Fig. 1.

Two evolutionary routes to directional asymmetry. (Route a) Conventional evolution (genotype precedes phenotype). Initially, a mutation induces asymmetry in a particular direction. Before fixation, two phenotypes coexist: symmetric and dextral or symmetric and sinistral. (Route b) Genetic assimilation (phenotype precedes genotype). Initially, a mutation induces asymmetry without directional bias. Before fixation, three phenotypes coexist: dextral and sinistral (individuals carrying the mutation) and symmetric (individuals lacking the mutation). Upon fixation, dextral and sinistral phenotypes persist in equal frequencies (antisymmetry). Along the second (right) leg of route b, an additional mutation arises that biases asymmetry in one direction. Before fixation, dextral and sinistral phenotypes coexist but one is more abundant (e.g., for a dominant dextral mutation, dextral individuals include antisymmetric and dextral genotypes, whereas sinistral individuals represent only the antisymmetric genotype). The second leg of route b corresponds to genetic assimilation because a conspicuous phenotype (e.g., dextral) that is not heritable is replaced evolutionarily by one that is. Notably, if no antisymmetric species occur within a clade, either living or as fossils, then genetic assimilation cannot be inferred. Such evolutionarily ephemeral, undetected antisymmetry yields “ghosts of genetic assimilation past” (14) and may be much more common than currently believed (15). Numbers of evolutionary transitions compiled from table 3 in (7). Numbers outside parentheses include only reliably inferred phylogenetic transitions; numbers inside parentheses include all inferred transitions regardless of reliability.

However, emerging from this diversity are two fundamentally different, yet easily distinguished, types (8): antisymmetry, in which dextral and sinistral forms are equally common within a species, and directional asymmetry, in which most individuals are asymmetrical in the same direction. These two asymmetry types differ in an important way. In antisymmetric species, direction of asymmetry is almost never inherited, whereas in directionally asymmetric species, it typically is.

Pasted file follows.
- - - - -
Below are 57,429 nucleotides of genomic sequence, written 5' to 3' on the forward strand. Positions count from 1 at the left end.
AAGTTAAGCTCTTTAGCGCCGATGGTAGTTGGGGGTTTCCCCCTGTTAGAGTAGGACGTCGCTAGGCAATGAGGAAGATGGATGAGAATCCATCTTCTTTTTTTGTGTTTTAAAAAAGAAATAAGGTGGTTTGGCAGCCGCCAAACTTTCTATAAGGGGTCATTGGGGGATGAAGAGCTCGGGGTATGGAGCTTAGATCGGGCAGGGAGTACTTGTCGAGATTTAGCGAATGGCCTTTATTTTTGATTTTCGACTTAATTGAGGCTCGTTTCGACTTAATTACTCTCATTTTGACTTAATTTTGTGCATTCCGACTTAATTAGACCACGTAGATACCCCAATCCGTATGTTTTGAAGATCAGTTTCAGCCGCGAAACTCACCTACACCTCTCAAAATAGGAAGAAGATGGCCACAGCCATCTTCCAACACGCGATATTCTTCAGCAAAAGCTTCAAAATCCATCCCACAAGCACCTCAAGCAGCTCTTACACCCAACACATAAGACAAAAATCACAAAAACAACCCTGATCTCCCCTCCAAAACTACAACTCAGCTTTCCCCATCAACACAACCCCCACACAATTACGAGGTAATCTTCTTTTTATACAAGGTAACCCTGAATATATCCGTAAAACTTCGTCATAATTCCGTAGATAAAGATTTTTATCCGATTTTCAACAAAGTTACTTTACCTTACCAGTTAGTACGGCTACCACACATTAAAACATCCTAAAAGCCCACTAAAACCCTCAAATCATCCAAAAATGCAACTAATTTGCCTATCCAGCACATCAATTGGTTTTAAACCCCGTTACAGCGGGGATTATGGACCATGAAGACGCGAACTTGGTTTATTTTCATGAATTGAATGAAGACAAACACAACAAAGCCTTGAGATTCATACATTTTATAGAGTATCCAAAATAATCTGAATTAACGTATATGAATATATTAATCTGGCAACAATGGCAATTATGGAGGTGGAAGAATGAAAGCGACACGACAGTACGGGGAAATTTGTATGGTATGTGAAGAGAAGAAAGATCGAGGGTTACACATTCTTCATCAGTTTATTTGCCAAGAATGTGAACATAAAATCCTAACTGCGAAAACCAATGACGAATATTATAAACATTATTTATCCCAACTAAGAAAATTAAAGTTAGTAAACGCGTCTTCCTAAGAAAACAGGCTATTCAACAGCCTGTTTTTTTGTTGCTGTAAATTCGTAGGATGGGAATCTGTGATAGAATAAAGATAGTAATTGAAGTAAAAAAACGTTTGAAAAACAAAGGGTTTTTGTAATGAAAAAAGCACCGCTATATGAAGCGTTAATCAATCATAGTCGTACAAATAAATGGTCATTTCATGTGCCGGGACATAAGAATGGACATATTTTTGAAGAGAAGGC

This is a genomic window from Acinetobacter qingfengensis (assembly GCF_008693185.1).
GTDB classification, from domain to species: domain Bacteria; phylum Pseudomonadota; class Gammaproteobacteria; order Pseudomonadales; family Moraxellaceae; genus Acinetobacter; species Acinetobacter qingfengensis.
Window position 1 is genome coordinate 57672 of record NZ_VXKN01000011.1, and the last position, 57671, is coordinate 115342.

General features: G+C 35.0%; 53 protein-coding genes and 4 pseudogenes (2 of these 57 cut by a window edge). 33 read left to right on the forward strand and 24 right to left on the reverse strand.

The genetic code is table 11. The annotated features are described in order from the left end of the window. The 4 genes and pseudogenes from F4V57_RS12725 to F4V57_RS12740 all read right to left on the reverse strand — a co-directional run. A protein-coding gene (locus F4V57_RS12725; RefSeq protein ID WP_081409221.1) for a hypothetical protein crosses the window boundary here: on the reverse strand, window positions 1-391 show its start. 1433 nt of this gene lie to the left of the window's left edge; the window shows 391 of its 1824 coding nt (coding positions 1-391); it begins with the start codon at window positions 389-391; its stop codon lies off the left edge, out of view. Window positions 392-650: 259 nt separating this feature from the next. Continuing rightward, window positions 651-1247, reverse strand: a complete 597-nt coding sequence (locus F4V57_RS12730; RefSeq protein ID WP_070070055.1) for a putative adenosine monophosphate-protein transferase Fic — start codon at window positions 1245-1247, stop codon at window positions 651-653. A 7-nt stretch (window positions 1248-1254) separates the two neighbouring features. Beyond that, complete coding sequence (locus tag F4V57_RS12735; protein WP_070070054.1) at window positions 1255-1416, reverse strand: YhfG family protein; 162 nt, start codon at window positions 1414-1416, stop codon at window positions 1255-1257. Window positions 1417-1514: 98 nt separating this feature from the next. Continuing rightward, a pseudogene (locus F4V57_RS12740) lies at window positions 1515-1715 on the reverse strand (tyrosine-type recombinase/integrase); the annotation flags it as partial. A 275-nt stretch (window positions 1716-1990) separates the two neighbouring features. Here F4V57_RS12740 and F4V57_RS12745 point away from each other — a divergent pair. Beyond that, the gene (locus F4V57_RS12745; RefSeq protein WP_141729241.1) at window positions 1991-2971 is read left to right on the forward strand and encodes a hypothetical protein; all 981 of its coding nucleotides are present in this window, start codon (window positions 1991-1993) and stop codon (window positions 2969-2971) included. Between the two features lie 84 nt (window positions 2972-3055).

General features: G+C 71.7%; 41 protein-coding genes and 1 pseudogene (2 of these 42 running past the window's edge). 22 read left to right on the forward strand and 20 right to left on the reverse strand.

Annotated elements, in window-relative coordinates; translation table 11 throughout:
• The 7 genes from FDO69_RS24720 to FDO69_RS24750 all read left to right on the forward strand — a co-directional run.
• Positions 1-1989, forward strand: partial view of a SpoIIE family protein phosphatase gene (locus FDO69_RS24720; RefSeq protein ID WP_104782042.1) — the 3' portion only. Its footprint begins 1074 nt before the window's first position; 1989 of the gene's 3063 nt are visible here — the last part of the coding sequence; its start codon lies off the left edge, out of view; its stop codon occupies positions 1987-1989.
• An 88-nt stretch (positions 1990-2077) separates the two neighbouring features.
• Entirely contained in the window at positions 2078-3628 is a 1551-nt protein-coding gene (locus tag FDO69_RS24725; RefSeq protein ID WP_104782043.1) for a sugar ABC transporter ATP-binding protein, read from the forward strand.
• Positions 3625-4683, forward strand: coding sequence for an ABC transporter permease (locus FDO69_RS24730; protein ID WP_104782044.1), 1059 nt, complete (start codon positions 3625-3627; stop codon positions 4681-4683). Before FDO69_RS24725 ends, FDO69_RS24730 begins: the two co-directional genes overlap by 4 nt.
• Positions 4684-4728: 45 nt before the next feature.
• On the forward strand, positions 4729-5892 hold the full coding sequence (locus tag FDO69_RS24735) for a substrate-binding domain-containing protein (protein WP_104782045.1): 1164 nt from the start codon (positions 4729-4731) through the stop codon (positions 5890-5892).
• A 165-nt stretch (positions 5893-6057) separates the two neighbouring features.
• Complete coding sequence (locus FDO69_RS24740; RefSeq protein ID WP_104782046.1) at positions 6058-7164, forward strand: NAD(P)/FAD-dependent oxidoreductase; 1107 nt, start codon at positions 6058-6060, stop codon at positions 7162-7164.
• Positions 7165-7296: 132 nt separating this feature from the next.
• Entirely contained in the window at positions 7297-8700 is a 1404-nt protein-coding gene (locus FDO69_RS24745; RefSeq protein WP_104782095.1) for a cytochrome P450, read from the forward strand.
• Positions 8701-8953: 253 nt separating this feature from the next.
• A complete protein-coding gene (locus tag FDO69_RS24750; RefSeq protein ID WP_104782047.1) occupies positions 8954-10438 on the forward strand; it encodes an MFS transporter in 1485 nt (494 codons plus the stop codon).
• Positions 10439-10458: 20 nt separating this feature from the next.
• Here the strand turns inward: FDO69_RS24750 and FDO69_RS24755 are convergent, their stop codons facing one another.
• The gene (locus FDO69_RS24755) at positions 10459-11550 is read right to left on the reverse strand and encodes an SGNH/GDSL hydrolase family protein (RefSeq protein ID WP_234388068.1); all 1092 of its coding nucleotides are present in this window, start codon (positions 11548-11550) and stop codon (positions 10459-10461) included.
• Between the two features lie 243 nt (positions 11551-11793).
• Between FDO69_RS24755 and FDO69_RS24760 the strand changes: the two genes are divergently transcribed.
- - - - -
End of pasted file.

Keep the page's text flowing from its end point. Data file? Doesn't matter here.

It seems remarkable that such conspicuous phenotypes as dextral and sinistral should not be inherited. Yet in virtually all 29 cases of plant and animal antisymmetry, dextral and sinistral offspring were equally frequent regardless of parental phenotype (table S1, section a). In the only compelling exception, alternate alleles control the direction of style bending in enantiostylous flowers of one Heteranthera species (9).

In contrast, the direction of asymmetry typically is inherited when mutations reverse the orientation of directional asymmetry (table S1, section b), and Mendelian inheritance predominates (seven of nine cases). However, mutations in directionally asymmetric species may have two other phenotypic effects. First, they may randomize direction of asymmetry (i.e., yield antisymmetry), which suggests that they direct the binary asymmetry switch but are irrelevant to subsequent organogenesis [e.g., heart asymmetry in mice (16 genes) and zebrafish (13 genes); brain, liver, and pancreas asymmetry in zebrafish (9 genes); and embryonic cell movements in Caenorhabditis elegans (1 gene) (table S1, section c)]. Second, mutants may be symmetrical, which implies that these genes facilitate interpretation (5) of left-right differences [19 genes in mice and zebrafish (table S1, section d)]. This critical difference in how direction of asymmetry is inherited permits a powerful test of two competing hypotheses about the evolutionary origin of novel forms.

Symmetry Breaking and the Evolutionary Origin of Novel Forms

For more than a century, evolutionary biologists have fretted about how novel phenotypic variation originates (10, 11). Such variation is the raw material upon which natural selection acts to yield morphological diversity and is, therefore, central to all models of evolutionary change. The alternatives seem disarmingly simple: Both mutations and effects of growth environment may generate novel forms. Although few biologists question the evolutionary importance of mutation, debate continues over whether ecophenotypic responses represent simple microevolutionary fine tuning or an important source of new variation (11, 12).